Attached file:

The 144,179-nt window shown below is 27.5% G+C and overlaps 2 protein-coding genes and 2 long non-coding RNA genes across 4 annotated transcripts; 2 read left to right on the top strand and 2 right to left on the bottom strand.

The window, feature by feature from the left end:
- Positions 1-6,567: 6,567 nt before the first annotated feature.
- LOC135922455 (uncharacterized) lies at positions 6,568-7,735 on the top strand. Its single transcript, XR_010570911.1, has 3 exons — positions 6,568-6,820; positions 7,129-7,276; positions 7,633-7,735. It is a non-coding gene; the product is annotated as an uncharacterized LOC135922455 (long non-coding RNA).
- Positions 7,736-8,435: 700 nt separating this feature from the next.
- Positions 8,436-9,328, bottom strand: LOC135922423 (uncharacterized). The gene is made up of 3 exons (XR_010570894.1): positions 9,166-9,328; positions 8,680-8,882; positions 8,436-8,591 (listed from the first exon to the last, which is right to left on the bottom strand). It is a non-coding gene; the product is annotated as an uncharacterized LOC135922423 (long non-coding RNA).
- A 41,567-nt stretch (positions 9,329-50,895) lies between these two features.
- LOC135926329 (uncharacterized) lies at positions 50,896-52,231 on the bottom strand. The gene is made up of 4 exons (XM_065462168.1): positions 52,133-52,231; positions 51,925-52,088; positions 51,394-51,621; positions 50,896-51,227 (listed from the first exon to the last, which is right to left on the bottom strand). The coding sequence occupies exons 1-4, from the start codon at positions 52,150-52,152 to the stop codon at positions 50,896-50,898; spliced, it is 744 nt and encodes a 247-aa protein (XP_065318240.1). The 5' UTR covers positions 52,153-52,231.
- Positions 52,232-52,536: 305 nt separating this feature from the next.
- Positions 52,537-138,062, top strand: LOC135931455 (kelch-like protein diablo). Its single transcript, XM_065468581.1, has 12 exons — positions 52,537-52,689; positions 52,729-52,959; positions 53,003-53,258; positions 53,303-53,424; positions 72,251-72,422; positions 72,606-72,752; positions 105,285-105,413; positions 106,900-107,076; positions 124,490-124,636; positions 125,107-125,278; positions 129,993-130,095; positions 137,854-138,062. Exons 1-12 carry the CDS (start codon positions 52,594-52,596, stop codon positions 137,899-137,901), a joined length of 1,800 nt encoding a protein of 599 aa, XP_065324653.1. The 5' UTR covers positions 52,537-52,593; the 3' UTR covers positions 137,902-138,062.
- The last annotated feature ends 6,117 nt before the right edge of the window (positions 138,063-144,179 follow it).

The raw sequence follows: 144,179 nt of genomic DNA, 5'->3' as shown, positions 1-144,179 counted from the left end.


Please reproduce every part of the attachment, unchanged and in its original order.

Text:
The 144,179-nt window shown below is 27.5% G+C and overlaps 2 protein-coding genes and 2 long non-coding RNA genes across 4 annotated transcripts; 2 read left to right on the top strand and 2 right to left on the bottom strand.

The window, feature by feature from the left end:
- Positions 1-6,567: 6,567 nt before the first annotated feature.
- LOC135922455 (uncharacterized) lies at positions 6,568-7,735 on the top strand. Its single transcript, XR_010570911.1, has 3 exons — positions 6,568-6,820; positions 7,129-7,276; positions 7,633-7,735. It is a non-coding gene; the product is annotated as an uncharacterized LOC135922455 (long non-coding RNA).
- Positions 7,736-8,435: 700 nt separating this feature from the next.
- Positions 8,436-9,328, bottom strand: LOC135922423 (uncharacterized). The gene is made up of 3 exons (XR_010570894.1): positions 9,166-9,328; positions 8,680-8,882; positions 8,436-8,591 (listed from the first exon to the last, which is right to left on the bottom strand). It is a non-coding gene; the product is annotated as an uncharacterized LOC135922423 (long non-coding RNA).
- A 41,567-nt stretch (positions 9,329-50,895) lies between these two features.
- LOC135926329 (uncharacterized) lies at positions 50,896-52,231 on the bottom strand. The gene is made up of 4 exons (XM_065462168.1): positions 52,133-52,231; positions 51,925-52,088; positions 51,394-51,621; positions 50,896-51,227 (listed from the first exon to the last, which is right to left on the bottom strand). The coding sequence occupies exons 1-4, from the start codon at positions 52,150-52,152 to the stop codon at positions 50,896-50,898; spliced, it is 744 nt and encodes a 247-aa protein (XP_065318240.1). The 5' UTR covers positions 52,153-52,231.
- Positions 52,232-52,536: 305 nt separating this feature from the next.
- Positions 52,537-138,062, top strand: LOC135931455 (kelch-like protein diablo). Its single transcript, XM_065468581.1, has 12 exons — positions 52,537-52,689; positions 52,729-52,959; positions 53,003-53,258; positions 53,303-53,424; positions 72,251-72,422; positions 72,606-72,752; positions 105,285-105,413; positions 106,900-107,076; positions 124,490-124,636; positions 125,107-125,278; positions 129,993-130,095; positions 137,854-138,062. Exons 1-12 carry the CDS (start codon positions 52,594-52,596, stop codon positions 137,899-137,901), a joined length of 1,800 nt encoding a protein of 599 aa, XP_065324653.1. The 5' UTR covers positions 52,537-52,593; the 3' UTR covers positions 137,902-138,062.
- The last annotated feature ends 6,117 nt before the right edge of the window (positions 138,063-144,179 follow it).

The raw sequence follows: 144,179 nt of genomic DNA, 5'->3' as shown, positions 1-144,179 counted from the left end.